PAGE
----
From The Art and Popular Culture Encyclopedia
"See I am Wonder Mike and I like to say hello to the black, to the white, the red, and the brown, the purple and yellow" -- "Rapper's Delight" (1979) by Sugarhill Gang
"Aside from funk, early hip hop was both rooted in disco, and a backlash against it. According to Kurtis Blow, the early days of hip-hop were characterized by divisions between fans and detractors of disco music. Either way, it is indisputable that disco had an effect on hip-hop music and culture." --Sholem Stein
Keep on Steppin' (1974) - The Fatback Band
Related: African American - African music - afrobeat - black music - black pride - proto disco - electro - electro funk - Enjoy! Records - freestyle - funk - gay hip hop - hip hop - hip hop timeline - house - Jamaica - jazz - Miami bass - Martin Luther King, Jr. - New York City music - P-Funk - popular music - P&P Records - r&b - rare groove - reggae - seventies - soul music - Ultimate Breaks and Beats
Artists: Afrika Bambaataa - Arthur Baker - Kurtis Blow - Peter Brown - Chic - Fatback Band - George Clinton - Grandmaster Flash - Spoonie Gee - Kenny 'Dope' Gonzalez - Gil Scott Heron - Kraftwerk - The Last Poets - Lil Kim - Madlib - Public Enemy - John Robie - Sylvia Robinson - Todd Terry - Paul Winley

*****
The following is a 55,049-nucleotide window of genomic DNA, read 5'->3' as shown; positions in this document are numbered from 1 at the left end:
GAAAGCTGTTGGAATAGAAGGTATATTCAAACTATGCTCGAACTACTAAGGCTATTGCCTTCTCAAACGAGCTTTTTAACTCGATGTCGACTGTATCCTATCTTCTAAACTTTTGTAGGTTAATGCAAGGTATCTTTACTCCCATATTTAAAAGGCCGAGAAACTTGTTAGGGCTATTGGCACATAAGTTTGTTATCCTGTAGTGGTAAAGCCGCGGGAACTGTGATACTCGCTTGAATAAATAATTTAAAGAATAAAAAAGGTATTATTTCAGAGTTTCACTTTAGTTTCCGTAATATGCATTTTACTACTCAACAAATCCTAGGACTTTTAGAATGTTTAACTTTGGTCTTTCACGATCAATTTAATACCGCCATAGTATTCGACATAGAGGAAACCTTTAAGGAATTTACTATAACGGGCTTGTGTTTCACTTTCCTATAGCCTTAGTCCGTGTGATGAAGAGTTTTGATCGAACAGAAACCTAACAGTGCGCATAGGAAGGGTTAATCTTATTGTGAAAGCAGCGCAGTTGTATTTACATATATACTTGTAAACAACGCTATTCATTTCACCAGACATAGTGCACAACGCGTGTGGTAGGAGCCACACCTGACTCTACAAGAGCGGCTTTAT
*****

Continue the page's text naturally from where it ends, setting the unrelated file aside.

Hip hop is both a music genre and a cultural movement developed in urban communities starting in the 1970s, predominantly by African Americans and Latinos. Coinage of the term hip hop is often credited to Keith Cowboy, a rapper with Grandmaster Flash & the Furious Five. Today, it is a popular urban culture, associated with rap music, breakdancing, black music.
Since first emerging in New York City in the 1970s, hip hop has grown to encompass an entire lifestyle that consistently incorporates diverse elements of ethnicity, technology, art and urban life. There are four fundamental elements in hip hop:
- Hip hop dance: Breakdance and various forms of street dance
- Hip hop art: Urban inspired art, often as graffiti
- Hip hop music: DJing, beats and beatmaking, and hip hop production
- Rapping: MCing and urban inspired poetry